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Beniah Alton Dandridge

Other Montgomery, TX Exonerations
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On December 18, 1994, 71-year-old Riley Manning, Sr., was found beaten and strangled in his apartment in Montgomery, Alabama. The apartment had been ransacked and his truck, checkbook and several hundred dollars in cash were missing.

The victim was found by his son, Riley Manning, Jr., who checked for a pulse and then called police. Riley Jr., later told Montgomery police that he got blood on three of the fingers on his left hand when he checked his father’s pulse. Police found bloody fingerprints at the scene, but never compared them to Riley, Jr.’s fingerprints.

Riley, Jr. told police that his father recently had allowed a transient named David Suddeth to live with him. Police identified Suddeth’s girlfriend and the FBI surreptitiously placed a wiretap on her telephone. Suddeth soon called his girlfriend and admitted that he had beaten and robbed Manning, acting alone.

Before police located Suddeth, they also zeroed in on 29-year-old Beniah Alton Dandridge, who had worked for Manning and who allegedly was seen in a bar with a large amount of cash after the murder. Police requested that the Alabama Bureau of Investigation (“ABI”) compare Dandridge’s fingerprints to the prints found at the scene.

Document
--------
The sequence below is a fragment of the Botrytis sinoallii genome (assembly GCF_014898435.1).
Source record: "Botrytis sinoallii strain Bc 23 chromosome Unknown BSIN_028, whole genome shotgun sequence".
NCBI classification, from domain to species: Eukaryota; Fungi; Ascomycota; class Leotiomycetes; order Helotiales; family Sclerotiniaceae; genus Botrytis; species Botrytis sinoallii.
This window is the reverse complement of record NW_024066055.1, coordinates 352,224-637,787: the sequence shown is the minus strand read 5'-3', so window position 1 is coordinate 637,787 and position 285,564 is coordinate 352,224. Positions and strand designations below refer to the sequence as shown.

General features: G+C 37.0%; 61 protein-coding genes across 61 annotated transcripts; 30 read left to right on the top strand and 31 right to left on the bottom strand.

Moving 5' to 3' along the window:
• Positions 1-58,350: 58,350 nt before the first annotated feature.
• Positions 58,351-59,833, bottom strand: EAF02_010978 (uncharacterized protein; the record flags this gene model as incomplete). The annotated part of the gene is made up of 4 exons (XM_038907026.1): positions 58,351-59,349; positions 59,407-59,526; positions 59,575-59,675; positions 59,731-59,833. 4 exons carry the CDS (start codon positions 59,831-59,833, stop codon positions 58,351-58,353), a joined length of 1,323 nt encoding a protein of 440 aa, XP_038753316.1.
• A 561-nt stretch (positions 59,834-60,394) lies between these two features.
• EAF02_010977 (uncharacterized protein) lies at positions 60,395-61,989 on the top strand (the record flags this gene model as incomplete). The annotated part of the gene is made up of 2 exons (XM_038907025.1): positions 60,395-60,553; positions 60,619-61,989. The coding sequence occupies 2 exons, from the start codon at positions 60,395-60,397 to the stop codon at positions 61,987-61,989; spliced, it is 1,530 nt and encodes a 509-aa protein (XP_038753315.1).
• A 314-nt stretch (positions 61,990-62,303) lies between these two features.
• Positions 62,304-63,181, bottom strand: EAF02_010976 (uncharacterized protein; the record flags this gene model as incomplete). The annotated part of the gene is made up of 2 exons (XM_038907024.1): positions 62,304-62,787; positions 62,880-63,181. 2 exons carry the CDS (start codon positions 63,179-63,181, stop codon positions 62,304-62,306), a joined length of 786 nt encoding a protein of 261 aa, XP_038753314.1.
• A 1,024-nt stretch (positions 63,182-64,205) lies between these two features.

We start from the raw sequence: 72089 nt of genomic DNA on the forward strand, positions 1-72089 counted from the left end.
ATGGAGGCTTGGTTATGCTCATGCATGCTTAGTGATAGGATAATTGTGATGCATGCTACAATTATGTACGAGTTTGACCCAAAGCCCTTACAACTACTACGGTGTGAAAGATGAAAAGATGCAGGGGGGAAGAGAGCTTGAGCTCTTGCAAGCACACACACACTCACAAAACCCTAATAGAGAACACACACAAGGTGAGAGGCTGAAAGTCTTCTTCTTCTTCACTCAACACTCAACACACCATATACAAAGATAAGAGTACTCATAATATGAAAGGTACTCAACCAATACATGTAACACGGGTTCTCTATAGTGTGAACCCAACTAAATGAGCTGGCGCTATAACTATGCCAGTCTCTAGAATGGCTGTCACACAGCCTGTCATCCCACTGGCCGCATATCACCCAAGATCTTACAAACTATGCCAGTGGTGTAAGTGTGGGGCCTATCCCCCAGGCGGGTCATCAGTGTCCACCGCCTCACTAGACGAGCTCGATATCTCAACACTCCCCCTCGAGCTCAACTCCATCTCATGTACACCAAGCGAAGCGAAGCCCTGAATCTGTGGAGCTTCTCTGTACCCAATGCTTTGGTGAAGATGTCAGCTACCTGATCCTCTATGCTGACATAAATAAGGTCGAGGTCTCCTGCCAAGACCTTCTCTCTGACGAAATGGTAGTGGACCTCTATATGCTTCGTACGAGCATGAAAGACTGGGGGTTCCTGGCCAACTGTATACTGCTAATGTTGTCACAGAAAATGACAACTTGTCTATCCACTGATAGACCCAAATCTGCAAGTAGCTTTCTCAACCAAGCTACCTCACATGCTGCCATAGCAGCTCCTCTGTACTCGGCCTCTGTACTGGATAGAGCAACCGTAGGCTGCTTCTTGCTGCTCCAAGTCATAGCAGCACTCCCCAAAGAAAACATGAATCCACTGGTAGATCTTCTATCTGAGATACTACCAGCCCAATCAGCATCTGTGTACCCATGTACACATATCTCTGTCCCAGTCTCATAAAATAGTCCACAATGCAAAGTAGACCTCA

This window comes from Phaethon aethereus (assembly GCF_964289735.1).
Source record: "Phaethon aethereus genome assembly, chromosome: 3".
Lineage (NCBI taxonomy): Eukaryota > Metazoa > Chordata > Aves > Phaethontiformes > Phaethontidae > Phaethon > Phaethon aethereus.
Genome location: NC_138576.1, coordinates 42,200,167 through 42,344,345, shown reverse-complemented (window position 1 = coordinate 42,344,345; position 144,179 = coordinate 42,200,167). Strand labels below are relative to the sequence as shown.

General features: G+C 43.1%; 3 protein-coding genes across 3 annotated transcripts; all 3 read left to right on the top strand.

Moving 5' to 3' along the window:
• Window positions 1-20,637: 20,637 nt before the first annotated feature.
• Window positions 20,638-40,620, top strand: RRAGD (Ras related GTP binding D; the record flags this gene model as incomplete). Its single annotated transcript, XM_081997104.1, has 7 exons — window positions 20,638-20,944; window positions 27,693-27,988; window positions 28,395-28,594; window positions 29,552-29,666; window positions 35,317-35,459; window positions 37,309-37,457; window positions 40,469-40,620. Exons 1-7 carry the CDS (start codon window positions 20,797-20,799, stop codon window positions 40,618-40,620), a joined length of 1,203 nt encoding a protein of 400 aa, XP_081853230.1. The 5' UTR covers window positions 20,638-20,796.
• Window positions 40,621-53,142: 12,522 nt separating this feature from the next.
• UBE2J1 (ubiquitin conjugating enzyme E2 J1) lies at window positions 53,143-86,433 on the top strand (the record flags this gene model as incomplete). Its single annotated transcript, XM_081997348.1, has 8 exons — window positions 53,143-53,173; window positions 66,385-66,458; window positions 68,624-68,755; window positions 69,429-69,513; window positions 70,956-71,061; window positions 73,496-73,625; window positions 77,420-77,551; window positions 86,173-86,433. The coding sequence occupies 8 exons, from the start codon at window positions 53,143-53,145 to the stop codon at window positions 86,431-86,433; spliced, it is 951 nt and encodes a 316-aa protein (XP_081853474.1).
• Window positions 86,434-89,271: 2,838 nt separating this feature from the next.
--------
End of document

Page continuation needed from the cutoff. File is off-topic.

On December 20, 1994, after the ABI said the prints at the scene belonged to Dandridge, he was brought in for questioning. Dandridge was upset by Manning’s death but denied any knowledge of the crime. Dandridge said that he worked as painter for Manning. and visited Manning’s home often. Dandridge said that he was allowed to store his boat on Manning’s property. Based solely on the fingerprint comparison, Dandridge was charged with capital murder, murder during a robbery and murder during a burglary.

By that time, police had arrested Suddeth in Florida where he admitted to the crime and said he acted alone. When both men were brought to court for their initial appearance, Montgomery County District Court Judge Lynn Bright asked Suddeth if he understood why he was there. Suddeth said he did understand, but pointed to Dandridge and said, “I do not understand what he’s doing here. He did not have anything to do with it.”

By happenstance, not long after that, Dandridge’s defense attorney ran into Suddeth in the jail and told Suddeth that Dandridge was going to be released because police believed that Suddeth acted alone. Apparently out of pique, Suddeth then reached out to police and said, for the first time, that he and Dandridge committed the crime together.